In a large bowl, combine quinoa, flour, cheese and salt. Add scallions, basil, egg and yolk. Blend thoroughly with a mixing spoon until mixture has consistency of soft dough.

Heat oil in a large skillet over medium heat. With your hands, roll dough into walnut-sized balls and press to form small cakes.

Fry until the bottoms are golden brown, less than a minute. Turn and fry the second side until golden. Drain on paper towels. Drizzle with a lemon juice; serve with Romesco for dipping.

Makes 18 pieces.

Romesco Sauce

2 large, thick slices of country bread, crusts removed and cut into 1/2-inch cubes

1/3 cup red-wine vinegar

1/3 cup blanched almonds, toasted to golden

1 1/2 red peppers, roasted and peeled

6 cloves garlic, peeled

1 tomato, cored, seeded and chopped

Sea salt and freshly ground black pepper to taste

1/3 cup olive oil

Soak bread with red-wine vinegar for 10 minutes, pressing to moisten thoroughly, and transfer to a food processor. Add almonds, red pepper, garlic, tomato, salt and pepper and puree until smooth. With the motor running, add olive oil in a thin stream, until mixture is the consistency of a thick creamy sauce. Thin with warm water as necessary.

Serve at room temperature.

Capirotada (Mexican Bread Pudding)

8 tablespoons (1 stick) butter

1/2 loaf French bread or baguette with crust cut into small cubes

1 pound brown sugar

1 1/2 cups water

1 1/2 teaspoons ground cinnamon

2 large Granny Smith apples, peeled, cored and chopped

1 cup walnuts, chopped

1/2 pound tofu or regular cream cheese, chilled and chopped

Preheat oven to 350 F. Butter a 13-by-9-inch glass casserole or lasagna pan. Melt butter in a medium saucepan, add bread cubes and stir to coat evenly.

Spread cubes on a baking sheet and bake 15 minutes or until lightly brown and crisp. Remove bread and turn oven temperature up to 400 F.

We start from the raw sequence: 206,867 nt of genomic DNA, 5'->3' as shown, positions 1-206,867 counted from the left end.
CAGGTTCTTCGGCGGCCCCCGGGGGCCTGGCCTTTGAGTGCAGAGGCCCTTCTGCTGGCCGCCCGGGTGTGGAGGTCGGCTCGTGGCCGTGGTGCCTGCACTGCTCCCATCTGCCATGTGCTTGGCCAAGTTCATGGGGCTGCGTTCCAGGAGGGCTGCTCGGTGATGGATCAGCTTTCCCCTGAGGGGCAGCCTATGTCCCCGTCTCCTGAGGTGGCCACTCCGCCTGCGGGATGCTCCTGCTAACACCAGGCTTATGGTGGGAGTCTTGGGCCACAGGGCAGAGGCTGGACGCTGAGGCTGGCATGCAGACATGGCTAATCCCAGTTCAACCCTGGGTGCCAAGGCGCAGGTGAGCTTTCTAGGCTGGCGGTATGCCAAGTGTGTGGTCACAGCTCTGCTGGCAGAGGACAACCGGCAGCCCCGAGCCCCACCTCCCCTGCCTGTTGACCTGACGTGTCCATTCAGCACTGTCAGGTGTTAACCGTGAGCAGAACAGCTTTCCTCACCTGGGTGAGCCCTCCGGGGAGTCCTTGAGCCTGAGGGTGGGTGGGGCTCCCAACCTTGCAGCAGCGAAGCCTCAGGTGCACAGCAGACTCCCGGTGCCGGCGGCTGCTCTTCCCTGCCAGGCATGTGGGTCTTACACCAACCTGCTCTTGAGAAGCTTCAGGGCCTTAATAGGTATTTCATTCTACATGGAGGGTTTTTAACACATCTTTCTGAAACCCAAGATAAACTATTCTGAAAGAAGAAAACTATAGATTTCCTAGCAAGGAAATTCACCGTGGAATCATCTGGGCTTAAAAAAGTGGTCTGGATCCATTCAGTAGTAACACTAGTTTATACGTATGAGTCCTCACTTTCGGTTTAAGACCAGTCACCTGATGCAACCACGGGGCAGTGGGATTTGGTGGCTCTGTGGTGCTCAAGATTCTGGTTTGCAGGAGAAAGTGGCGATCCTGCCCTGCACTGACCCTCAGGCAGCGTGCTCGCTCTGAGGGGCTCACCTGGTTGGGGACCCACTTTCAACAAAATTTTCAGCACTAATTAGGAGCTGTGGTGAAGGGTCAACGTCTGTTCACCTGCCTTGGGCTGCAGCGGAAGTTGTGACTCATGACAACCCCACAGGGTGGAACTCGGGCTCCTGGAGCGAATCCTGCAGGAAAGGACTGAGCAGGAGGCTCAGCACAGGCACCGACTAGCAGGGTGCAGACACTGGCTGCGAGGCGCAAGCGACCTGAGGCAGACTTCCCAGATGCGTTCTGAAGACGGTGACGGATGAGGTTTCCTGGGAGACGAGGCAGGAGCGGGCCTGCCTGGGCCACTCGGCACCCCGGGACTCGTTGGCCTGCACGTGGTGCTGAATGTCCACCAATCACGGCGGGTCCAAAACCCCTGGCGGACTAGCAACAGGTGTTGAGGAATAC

Combine sugar and water in a saucepan and bring to a boil. Remove from heat. Stir in cinnamon and set aside.

In a large mixing bowl, combine the chopped apples, walnuts, cream cheese and toasted bread cubes. Drizzle with the reserved sugar syrup and mix to evenly distribute. Transfer mixture to the prepared pan.

Bake uncovered, stirring occasionally, for 15 minutes. Then bake an additional five minutes without stirring, until the top is golden brown and crusty and liquid is almost gone. Drizzle with powdered sugar. Serve warm. If desired, plop a dollop of nondairy ice cream on top.

Makes eight to 10 servings.

Watermelon Lemonade

What could be cooler than a nice, tall glass of iced watermelon lemonade? Serve sandia (Spanish for watermelon) in a clear pitcher to highlight its brilliant color. A garnish of thin lemon slices looks nice against the pink of the juice.

4 cups watermelon chunks, seeded

2-3 tablespoons sugar (to taste)

1/2 cup cold water

5 ice cubes

Juice of 1-2 lemons (to taste)

Combine all the ingredients in a blender and puree until smooth. Serve over additional ice.

Makes four servings.

All recipes courtesy of Susan Feniger and Mary Sue Milliken.